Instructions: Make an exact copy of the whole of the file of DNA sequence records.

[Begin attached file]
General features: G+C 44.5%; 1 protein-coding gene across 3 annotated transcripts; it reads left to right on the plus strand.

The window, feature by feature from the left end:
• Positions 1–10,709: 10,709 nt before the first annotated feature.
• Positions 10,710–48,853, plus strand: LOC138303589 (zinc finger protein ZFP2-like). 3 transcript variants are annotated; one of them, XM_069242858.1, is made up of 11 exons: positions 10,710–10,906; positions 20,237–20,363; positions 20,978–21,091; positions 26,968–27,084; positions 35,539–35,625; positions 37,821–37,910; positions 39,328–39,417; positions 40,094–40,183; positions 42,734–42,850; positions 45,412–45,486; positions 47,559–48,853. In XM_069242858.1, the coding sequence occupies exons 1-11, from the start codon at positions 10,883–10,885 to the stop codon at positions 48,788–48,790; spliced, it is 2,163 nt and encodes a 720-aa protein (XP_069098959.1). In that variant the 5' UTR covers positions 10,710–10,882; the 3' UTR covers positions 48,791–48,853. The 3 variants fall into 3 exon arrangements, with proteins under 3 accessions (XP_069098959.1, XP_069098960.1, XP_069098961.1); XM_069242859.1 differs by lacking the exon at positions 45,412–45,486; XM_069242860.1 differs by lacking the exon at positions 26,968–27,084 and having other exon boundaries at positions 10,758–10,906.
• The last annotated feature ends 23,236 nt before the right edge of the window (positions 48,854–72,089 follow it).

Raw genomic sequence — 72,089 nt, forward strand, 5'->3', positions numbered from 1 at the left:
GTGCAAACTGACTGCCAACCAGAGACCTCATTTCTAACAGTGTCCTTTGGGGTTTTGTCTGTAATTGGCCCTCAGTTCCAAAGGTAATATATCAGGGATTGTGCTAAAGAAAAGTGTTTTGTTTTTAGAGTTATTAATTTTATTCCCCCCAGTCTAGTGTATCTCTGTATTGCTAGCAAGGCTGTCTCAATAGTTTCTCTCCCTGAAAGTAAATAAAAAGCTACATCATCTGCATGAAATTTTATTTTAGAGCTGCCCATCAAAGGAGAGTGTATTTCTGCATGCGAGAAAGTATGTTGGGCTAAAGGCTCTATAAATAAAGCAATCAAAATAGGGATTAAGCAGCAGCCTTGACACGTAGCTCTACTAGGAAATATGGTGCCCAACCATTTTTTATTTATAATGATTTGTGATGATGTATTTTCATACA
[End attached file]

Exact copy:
General features: G+C 44.5%; 1 protein-coding gene across 3 annotated transcripts; it reads left to right on the plus strand.

The window, feature by feature from the left end:
• Positions 1–10,709: 10,709 nt before the first annotated feature.
• Positions 10,710–48,853, plus strand: LOC138303589 (zinc finger protein ZFP2-like). 3 transcript variants are annotated; one of them, XM_069242858.1, is made up of 11 exons: positions 10,710–10,906; positions 20,237–20,363; positions 20,978–21,091; positions 26,968–27,084; positions 35,539–35,625; positions 37,821–37,910; positions 39,328–39,417; positions 40,094–40,183; positions 42,734–42,850; positions 45,412–45,486; positions 47,559–48,853. In XM_069242858.1, the coding sequence occupies exons 1-11, from the start codon at positions 10,883–10,885 to the stop codon at positions 48,788–48,790; spliced, it is 2,163 nt and encodes a 720-aa protein (XP_069098959.1). In that variant the 5' UTR covers positions 10,710–10,882; the 3' UTR covers positions 48,791–48,853. The 3 variants fall into 3 exon arrangements, with proteins under 3 accessions (XP_069098959.1, XP_069098960.1, XP_069098961.1); XM_069242859.1 differs by lacking the exon at positions 45,412–45,486; XM_069242860.1 differs by lacking the exon at positions 26,968–27,084 and having other exon boundaries at positions 10,758–10,906.
• The last annotated feature ends 23,236 nt before the right edge of the window (positions 48,854–72,089 follow it).

Raw genomic sequence — 72,089 nt, forward strand, 5'->3', positions numbered from 1 at the left:
GTGCAAACTGACTGCCAACCAGAGACCTCATTTCTAACAGTGTCCTTTGGGGTTTTGTCTGTAATTGGCCCTCAGTTCCAAAGGTAATATATCAGGGATTGTGCTAAAGAAAAGTGTTTTGTTTTTAGAGTTATTAATTTTATTCCCCCCAGTCTAGTGTATCTCTGTATTGCTAGCAAGGCTGTCTCAATAGTTTCTCTCCCTGAAAGTAAATAAAAAGCTACATCATCTGCATGAAATTTTATTTTAGAGCTGCCCATCAAAGGAGAGTGTATTTCTGCATGCGAGAAAGTATGTTGGGCTAAAGGCTCTATAAATAAAGCAATCAAAATAGGGATTAAGCAGCAGCCTTGACACGTAGCTCTACTAGGAAATATGGTGCCCAACCATTTTTTATTTATAATGATTTGTGATGATGTATTTTCATACA